How does multi-market contact affect firms’ abilities to collude? Strategic moves can be defined as any move that is designed to influence the behaviour of other firms. Strategic entry deterrence therefore involves any action taken by an incumbent firm that seeks to discourage potential entrants from entering into and competing in the market, even if it is not profit maximising to do so in the short-run. This distinction allows us to compare two types of barriers to entry, innocent barriers and strategic barriers, the latter of which will be the focus of this section of my essay. How can a firm strategically discourage entry into its market? If the incumbent firm is producing the monopoly level of output, and thereby making supernormal profits, there is an incentive for new firms to enter the market and attempt to capture some of these profits. One way the incumbent can deter entry, therefore, is to produce a higher quantity at a lower price than the monopoly level, a strategy known as limit pricing.
Many try to not only profit from their investments, but to beat the market. This essay will discuss the theory that the market is so efficient that it cannot be beaten and any abnormal profits made by investors is purely by chance. If the market is as efficient as Fama, the founder of the Efficient Market Hypothesis suggests then fundamental and technical analysis is of no use. So how can investors such as Warren Buffet make millions investing in stocks if performance is random? Mclaney, 2000, described an efficient capital market as, “When security prices at all times rationally reflect all available, relevant information, the market in which they are traded is said to be efficient.” If this statement is true, any new information about a firm will be noticeable in the market price of security very quickly. It will also be incorporated into the price of stocks rationally both in terms of size and direction of security price movement.
This results from the immediate consumption of a road, if it is to be considered as a good, preventing the possibility of storing the good for periods of greater demand. The demand placed upon road transport is therefore affected by three main factors; the price of road transport, the price of alternative transport services, and individual income. However the true cost of road transportation is hard to quantify as there are many external costs not considered by an individual when calculating the marginal cost and benefit ratio before undertaking a journey. These externalities include the cost of congestion, especially during peak periods adding to the cost of fuel and time to the journey, air pollution and its resulting effects upon human health and the environment, noise pollution effecting property value in areas surrounding busy roads, and the costs of traffic law enforcement.
Discuss in the light of Harold Hotelling’s Linear City Model and Richard Schmalensee’s 1978 Paper on breakfast cereals: Many firms in industries face a downward sloping residual demand curve. They engage in monopolistic competition, they have market power and yet they make no economic profit. One of the most important reasons why this is the case is product differentiation. Consumers view the products in an industry as different, as imperfect substitutes. These goods are said to be differentiated or heterogeneous. I f customers view the products in an industry as different then it is possible for a firm to raise it’s price above that of its competitors without losing all its customers. These industries are characterised by monopolistic as opposed to oligopolistic competition and therefore there is free entry and exit.
Everything from flying schedules to the amount of passengers each national airline could carry was negotiated between governments. This has now changed, and today any airline holding a valid Air Operators Certificate in the EU cannot be prevented from operating on any route within the EU. This development of ‘open skies’ in Europe led to the development of budget airlines. Before this liberalization of civil aviation, it was extremely difficult to travel from London to Nice for less than £200, whereas now you can get to Nice for no more than £20 with Easy jet, one of the leading budget airlines that are around. Easy jet is named the ‘webs favourite airline’ and Ryanair, another leading budget airline, is the only European carrier to make profits in each of the last 13 years. So, how do they keep their fares so low and still do better than the traditional charter airlines like British Airways? They all follow the Southwest philosophy.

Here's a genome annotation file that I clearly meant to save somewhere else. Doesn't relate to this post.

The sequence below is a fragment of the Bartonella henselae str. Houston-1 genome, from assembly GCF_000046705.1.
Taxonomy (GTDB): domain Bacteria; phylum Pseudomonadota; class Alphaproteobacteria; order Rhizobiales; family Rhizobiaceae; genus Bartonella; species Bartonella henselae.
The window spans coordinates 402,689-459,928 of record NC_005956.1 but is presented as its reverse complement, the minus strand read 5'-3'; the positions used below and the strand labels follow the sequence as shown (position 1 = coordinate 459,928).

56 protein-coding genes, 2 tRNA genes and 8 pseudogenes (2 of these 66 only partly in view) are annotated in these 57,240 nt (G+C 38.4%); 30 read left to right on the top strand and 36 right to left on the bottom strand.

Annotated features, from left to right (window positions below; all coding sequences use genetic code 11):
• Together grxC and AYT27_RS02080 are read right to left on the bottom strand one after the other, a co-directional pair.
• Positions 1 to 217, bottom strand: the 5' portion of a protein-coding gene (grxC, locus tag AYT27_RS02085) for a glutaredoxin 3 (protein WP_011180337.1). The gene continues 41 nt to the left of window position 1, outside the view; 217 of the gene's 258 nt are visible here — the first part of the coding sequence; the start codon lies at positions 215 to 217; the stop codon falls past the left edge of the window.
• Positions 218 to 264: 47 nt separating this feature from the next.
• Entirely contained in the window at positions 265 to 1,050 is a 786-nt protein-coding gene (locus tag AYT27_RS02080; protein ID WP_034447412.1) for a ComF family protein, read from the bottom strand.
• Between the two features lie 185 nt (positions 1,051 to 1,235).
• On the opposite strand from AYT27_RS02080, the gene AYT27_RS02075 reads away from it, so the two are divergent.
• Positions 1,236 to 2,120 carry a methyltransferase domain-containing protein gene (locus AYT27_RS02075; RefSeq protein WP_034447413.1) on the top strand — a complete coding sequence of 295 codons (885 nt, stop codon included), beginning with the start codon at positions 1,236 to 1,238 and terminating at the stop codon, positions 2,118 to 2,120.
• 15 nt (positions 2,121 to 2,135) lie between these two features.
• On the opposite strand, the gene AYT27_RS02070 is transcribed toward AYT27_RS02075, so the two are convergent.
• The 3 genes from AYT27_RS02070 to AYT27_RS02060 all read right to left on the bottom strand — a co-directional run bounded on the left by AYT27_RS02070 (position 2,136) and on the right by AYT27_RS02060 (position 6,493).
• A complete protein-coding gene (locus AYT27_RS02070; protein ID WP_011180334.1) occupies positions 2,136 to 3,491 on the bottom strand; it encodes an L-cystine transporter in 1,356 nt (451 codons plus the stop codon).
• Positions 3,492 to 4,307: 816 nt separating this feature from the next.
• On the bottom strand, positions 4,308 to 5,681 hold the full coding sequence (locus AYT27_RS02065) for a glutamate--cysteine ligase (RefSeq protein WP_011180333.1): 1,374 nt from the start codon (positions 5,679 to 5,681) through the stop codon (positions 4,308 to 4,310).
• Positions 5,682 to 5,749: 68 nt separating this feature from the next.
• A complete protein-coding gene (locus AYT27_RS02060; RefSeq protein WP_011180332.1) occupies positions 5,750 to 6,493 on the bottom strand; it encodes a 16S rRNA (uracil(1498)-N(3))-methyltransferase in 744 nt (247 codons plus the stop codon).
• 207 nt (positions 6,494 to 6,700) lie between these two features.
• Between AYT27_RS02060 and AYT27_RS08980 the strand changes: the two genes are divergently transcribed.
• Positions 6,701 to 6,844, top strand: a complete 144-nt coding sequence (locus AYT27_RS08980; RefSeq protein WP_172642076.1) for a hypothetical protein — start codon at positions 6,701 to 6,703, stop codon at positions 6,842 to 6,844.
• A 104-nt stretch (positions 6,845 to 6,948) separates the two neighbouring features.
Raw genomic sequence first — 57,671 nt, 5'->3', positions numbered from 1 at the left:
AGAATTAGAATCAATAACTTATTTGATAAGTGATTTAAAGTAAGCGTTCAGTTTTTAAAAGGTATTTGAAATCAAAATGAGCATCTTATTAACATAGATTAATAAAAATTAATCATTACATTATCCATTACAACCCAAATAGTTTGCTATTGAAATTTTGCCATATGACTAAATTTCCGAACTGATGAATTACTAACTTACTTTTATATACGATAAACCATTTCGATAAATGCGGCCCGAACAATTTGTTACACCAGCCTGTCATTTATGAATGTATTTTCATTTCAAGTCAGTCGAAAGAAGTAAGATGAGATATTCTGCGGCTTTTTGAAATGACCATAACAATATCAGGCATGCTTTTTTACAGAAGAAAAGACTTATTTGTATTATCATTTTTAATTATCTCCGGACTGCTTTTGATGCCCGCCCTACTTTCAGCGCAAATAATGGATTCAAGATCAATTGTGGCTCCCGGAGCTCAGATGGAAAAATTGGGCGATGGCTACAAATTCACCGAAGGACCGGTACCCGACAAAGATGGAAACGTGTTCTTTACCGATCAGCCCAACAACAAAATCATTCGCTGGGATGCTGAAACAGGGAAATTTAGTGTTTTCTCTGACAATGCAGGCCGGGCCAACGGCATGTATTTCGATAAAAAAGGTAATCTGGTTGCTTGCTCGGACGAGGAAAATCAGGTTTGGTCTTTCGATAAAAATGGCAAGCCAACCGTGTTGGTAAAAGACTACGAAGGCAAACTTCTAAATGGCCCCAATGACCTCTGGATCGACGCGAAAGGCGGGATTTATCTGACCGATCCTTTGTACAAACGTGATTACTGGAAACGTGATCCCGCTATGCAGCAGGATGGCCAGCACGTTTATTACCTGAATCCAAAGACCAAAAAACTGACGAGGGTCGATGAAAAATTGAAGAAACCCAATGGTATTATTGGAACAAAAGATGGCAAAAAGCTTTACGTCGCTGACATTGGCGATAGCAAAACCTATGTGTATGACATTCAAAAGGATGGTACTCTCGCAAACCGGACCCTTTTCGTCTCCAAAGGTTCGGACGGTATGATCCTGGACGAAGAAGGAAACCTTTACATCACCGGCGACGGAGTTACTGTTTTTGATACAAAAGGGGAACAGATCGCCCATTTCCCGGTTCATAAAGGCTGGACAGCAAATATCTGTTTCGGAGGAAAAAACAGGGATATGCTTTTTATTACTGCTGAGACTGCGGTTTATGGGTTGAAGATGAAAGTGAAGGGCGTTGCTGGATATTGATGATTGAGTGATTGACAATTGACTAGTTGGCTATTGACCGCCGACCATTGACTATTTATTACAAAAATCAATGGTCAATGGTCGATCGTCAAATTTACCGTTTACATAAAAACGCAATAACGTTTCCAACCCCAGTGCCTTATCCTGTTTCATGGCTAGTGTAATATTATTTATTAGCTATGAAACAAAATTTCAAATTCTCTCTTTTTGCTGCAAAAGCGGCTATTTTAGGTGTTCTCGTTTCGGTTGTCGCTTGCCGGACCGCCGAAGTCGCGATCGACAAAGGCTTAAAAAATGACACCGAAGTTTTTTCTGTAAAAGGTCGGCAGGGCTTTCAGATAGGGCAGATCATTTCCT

In 2010, it was reported that corporations in the United States [US] accounted for over 56% of worldwide merger activity that year, securing $4.84 trillion of the aggregate $7.48 trillion. This merger ‘wave’ was induced by the undercurrents of antitrust law, which in turn was responding to the political and social milieu. Mergers between large corporate entities are not simply determined by economic reasoning – they have a significant impact on society and as such political involvement is inevitable. To gain a comprehensive understanding of mergers, and the reasons why certain eras are marked with merger waves, it is essential to recognize the political forces surrounding them. This approach provides an insight into the global political economy, making our discussion of mergers meaningful.
How does this help explain why some firms moved more rapidly into e-commerce than did others?. In this paper I attempt to explain how successful Transaction Cost theory of vertical integration is in explaining why some businesses have moved into e-commerce faster than others. Please note that by ‘faster’ I do not specifically mean the speed at which the adoption has taken place. More emphasis is put on the extent of adoption and the extent of products or services offered online. While there is countless literature on the impact of the Internet on transaction costs, very little is available explaining why vertically integrated firms may be at an advantage adopting an e-commerce strategy. In fact it seems the only empirical study in the field has been carried out by Gartner & Stillman1, who analysed the apparel industry in particular to identify several factors that contribute to this tendency. However it is limited in the sense that it considers B2C (business-to-consumer) e-commerce only, while B2B (business-to-business) is equally important, if not more. B2B will account for 87% of online sales in 2010 (IDC). C2C and C2B e-commerce lines are not very important at this stage due to their size.